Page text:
Why PR and Marketing Companies Should Not Ignore Glassdoor

A positive brand perception can go a long way

Scott Dobroski, director of corporate communications at Glassdoor, shares his best tips.
Scott Dobroski

On a job site like Glassdoor, now the second largest job site and fastest-growing in the U.S., a powerful combination of reviews, salaries, benefits and CEO approval can set an organization apart from the more than 700,000 companies featured on the site. Glassdoor isn’t just a tool for hiring quality employees, it’s also a recruiting, branding and public relations solution that’s often neglected but shouldn’t be.

Poor reviews and how to ‘fix’ them

There’s a recurring theme of management and senior leadership consistently making it into the complaints among low-rated companies, according to Scott Dobroski, director of corporate communications at Glassdoor. Bad interviews, negative reviews, and disapproval of a company’s CEO are also ingredients for a poorly perceived company. Add in the fact that most job seekers will look at six or seven reviews before forming an opinion about the company, and this is a recipe for a PR and HR nightmare.

When it comes to employer engagement with reviews, Dobroski said organizations feel that they can better influence candidates if they engage with reviews – good or bad. Glassdoor’s data shows that this seems to be true, as more than half of the potential candidates on Glassdoor say their perception of a company improves after seeing an employer respond to a review. In addition, 90 percent of candidates say it’s important to work for a company that embraces transparency.

By simply responding to company reviews and by engaging on the site when possible, an organization can easily build a strong employer brand and influence future hires. “It’s important for companies to not ignore these reviews,” said Dobroski. “You can build a better brand by actively listening to company reviews and engaging with these reviews instead of saying nothing. Employees have their opinions, but so do employers, so don’t be afraid to take part in the conversation.”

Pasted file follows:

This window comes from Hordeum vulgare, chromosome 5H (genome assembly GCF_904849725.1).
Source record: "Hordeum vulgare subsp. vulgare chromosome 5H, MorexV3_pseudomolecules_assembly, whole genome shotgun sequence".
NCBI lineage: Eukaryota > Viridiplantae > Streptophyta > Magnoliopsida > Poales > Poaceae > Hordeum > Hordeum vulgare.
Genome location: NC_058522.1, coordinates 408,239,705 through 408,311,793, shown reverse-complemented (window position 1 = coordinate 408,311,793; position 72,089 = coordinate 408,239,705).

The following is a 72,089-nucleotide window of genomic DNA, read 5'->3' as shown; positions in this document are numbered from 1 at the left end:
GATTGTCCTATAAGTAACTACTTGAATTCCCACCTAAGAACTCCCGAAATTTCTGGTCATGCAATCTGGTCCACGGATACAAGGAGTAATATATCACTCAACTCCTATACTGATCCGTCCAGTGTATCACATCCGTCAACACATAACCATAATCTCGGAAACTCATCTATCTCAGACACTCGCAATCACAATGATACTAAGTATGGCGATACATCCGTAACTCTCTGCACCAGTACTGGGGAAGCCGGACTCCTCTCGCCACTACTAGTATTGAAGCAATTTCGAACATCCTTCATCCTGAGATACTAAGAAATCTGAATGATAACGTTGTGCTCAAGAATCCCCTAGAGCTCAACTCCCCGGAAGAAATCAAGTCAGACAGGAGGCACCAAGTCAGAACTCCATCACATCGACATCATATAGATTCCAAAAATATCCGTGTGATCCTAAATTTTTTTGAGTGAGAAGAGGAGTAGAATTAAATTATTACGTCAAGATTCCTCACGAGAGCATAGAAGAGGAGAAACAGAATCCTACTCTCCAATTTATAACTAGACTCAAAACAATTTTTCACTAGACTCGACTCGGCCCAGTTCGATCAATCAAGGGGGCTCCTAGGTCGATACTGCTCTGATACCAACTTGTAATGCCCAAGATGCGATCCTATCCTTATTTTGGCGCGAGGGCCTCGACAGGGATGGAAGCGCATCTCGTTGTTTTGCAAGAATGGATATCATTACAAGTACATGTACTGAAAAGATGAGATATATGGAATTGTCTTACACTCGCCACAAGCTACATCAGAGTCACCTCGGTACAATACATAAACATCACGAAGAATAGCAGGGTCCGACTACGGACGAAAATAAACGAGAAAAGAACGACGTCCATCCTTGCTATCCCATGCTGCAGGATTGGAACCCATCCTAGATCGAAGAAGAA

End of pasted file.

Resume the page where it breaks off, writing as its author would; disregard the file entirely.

A positive brand perception

Candidates on Glassdoor also have strong expectations of employers when it comes to public-facing issues like pay gaps, human rights, immigration and climate change, as well as legislation, regulation, and using work time and resources to advocate for positive social change, said Dobroski.

With this information in mind, employers can start to build a better brand that will influence hires. One way is to leverage Glassdoor insights with other tools to look inside a company and address issues. “Companies can also strengthen their brand through an enhanced Glassdoor employer profile or by using free basic analytics we offer to measure brand awareness and benchmark competitors,” said Dobroski.

And, while Glassdoor is utilized to size up the competition in a brand’s industry, it’s also a tool for strategic and corporate storytelling from public relations and marketing teams, explained Dobroski.

PR can showcase the culture and employer brand through editorial content and events, focusing on what makes a company stand out from the other profiles on Glassdoor. Communications managers should consider displaying awards, content and major brand moments like having a highest-rated CEO or being highlighted for being a “best place to work,” said Dobroski.

“Jobseekers on Glassdoor value company culture, career opportunities and senior leadership the most when it comes to long-term satisfaction drivers,” said Dobroski. “By staying engaged on Glassdoor and using it as a tool for public relations success, a brand can find informed candidates and better hires who stay longer.”

And, beyond its power as a recruiting tool, Glassdoor can also enhance—or harm—a company’s brand reputation. It’s foolish for marketing and PR professionals to ignore its influence.